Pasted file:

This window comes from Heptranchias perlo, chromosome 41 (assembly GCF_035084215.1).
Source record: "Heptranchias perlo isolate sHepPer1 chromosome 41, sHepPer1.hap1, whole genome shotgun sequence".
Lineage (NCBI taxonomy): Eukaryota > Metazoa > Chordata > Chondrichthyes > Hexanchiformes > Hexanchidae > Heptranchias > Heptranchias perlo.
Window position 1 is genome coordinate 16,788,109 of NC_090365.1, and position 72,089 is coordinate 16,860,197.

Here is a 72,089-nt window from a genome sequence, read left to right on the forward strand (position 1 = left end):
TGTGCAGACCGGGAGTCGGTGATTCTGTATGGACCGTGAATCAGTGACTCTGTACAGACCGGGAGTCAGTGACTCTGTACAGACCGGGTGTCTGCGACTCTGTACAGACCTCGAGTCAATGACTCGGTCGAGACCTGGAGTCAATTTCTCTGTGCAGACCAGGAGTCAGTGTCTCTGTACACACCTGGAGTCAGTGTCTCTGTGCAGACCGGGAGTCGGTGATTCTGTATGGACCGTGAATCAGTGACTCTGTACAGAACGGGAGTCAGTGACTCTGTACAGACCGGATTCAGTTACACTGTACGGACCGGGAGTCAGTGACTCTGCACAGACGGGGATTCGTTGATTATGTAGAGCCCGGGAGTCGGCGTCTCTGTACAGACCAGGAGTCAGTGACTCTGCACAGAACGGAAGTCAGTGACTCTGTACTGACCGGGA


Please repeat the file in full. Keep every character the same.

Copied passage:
This window comes from Heptranchias perlo, chromosome 41 (assembly GCF_035084215.1).
Source record: "Heptranchias perlo isolate sHepPer1 chromosome 41, sHepPer1.hap1, whole genome shotgun sequence".
Lineage (NCBI taxonomy): Eukaryota > Metazoa > Chordata > Chondrichthyes > Hexanchiformes > Hexanchidae > Heptranchias > Heptranchias perlo.
Window position 1 is genome coordinate 16,788,109 of NC_090365.1, and position 72,089 is coordinate 16,860,197.

Here is a 72,089-nt window from a genome sequence, read left to right on the forward strand (position 1 = left end):
TGTGCAGACCGGGAGTCGGTGATTCTGTATGGACCGTGAATCAGTGACTCTGTACAGACCGGGAGTCAGTGACTCTGTACAGACCGGGTGTCTGCGACTCTGTACAGACCTCGAGTCAATGACTCGGTCGAGACCTGGAGTCAATTTCTCTGTGCAGACCAGGAGTCAGTGTCTCTGTACACACCTGGAGTCAGTGTCTCTGTGCAGACCGGGAGTCGGTGATTCTGTATGGACCGTGAATCAGTGACTCTGTACAGAACGGGAGTCAGTGACTCTGTACAGACCGGATTCAGTTACACTGTACGGACCGGGAGTCAGTGACTCTGCACAGACGGGGATTCGTTGATTATGTAGAGCCCGGGAGTCGGCGTCTCTGTACAGACCAGGAGTCAGTGACTCTGCACAGAACGGAAGTCAGTGACTCTGTACTGACCGGGA